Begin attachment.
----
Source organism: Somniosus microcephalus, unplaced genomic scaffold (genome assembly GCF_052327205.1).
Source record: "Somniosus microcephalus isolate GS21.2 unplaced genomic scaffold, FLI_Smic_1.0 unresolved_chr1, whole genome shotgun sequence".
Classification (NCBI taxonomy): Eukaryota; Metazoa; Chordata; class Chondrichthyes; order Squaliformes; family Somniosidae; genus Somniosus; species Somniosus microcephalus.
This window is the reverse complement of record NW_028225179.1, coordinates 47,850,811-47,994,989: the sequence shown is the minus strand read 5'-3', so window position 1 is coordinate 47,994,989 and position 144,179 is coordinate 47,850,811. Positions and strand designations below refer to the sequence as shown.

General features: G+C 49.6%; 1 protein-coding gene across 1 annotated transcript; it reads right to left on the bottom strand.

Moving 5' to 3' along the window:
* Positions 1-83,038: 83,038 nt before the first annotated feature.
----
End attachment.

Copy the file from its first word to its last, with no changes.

Source organism: Somniosus microcephalus, unplaced genomic scaffold (genome assembly GCF_052327205.1).
Source record: "Somniosus microcephalus isolate GS21.2 unplaced genomic scaffold, FLI_Smic_1.0 unresolved_chr1, whole genome shotgun sequence".
Classification (NCBI taxonomy): Eukaryota; Metazoa; Chordata; class Chondrichthyes; order Squaliformes; family Somniosidae; genus Somniosus; species Somniosus microcephalus.
This window is the reverse complement of record NW_028225179.1, coordinates 47,850,811-47,994,989: the sequence shown is the minus strand read 5'-3', so window position 1 is coordinate 47,994,989 and position 144,179 is coordinate 47,850,811. Positions and strand designations below refer to the sequence as shown.

General features: G+C 49.6%; 1 protein-coding gene across 1 annotated transcript; it reads right to left on the bottom strand.

Moving 5' to 3' along the window:
* Positions 1-83,038: 83,038 nt before the first annotated feature.